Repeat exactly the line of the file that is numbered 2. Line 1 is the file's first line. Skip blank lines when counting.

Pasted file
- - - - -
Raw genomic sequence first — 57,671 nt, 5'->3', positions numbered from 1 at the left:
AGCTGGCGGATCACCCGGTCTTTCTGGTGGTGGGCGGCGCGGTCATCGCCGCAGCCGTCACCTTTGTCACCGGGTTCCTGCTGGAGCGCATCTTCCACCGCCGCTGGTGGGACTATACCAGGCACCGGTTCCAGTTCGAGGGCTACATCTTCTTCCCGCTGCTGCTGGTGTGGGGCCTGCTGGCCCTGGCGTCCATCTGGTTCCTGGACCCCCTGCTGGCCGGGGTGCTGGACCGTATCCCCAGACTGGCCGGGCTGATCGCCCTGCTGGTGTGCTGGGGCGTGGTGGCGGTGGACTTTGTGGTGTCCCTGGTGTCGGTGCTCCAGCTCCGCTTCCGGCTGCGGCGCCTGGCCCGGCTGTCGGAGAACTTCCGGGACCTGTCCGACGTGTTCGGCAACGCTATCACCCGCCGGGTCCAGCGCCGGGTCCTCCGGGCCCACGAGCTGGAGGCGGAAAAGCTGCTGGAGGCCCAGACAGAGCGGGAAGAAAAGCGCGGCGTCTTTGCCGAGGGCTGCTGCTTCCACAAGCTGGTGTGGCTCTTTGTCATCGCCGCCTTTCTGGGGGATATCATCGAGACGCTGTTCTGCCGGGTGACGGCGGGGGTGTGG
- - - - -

AGCTGGCGGATCACCCGGTCTTTCTGGTGGTGGGCGGCGCGGTCATCGCCGCAGCCGTCACCTTTGTCACCGGGTTCCTGCTGGAGCGCATCTTCCACCGCCGCTGGTGGGACTATACCAGGCACCGGTTCCAGTTCGAGGGCTACATCTTCTTCCCGCTGCTGCTGGTGTGGGGCCTGCTGGCCCTGGCGTCCATCTGGTTCCTGGACCCCCTGCTGGCCGGGGTGCTGGACCGTATCCCCAGACTGGCCGGGCTGATCGCCCTGCTGGTGTGCTGGGGCGTGGTGGCGGTGGACTTTGTGGTGTCCCTGGTGTCGGTGCTCCAGCTCCGCTTCCGGCTGCGGCGCCTGGCCCGGCTGTCGGAGAACTTCCGGGACCTGTCCGACGTGTTCGGCAACGCTATCACCCGCCGGGTCCAGCGCCGGGTCCTCCGGGCCCACGAGCTGGAGGCGGAAAAGCTGCTGGAGGCCCAGACAGAGCGGGAAGAAAAGCGCGGCGTCTTTGCCGAGGGCTGCTGCTTCCACAAGCTGGTGTGGCTCTTTGTCATCGCCGCCTTTCTGGGGGATATCATCGAGACGCTGTTCTGCCGGGTGACGGCGGGGGTGTGG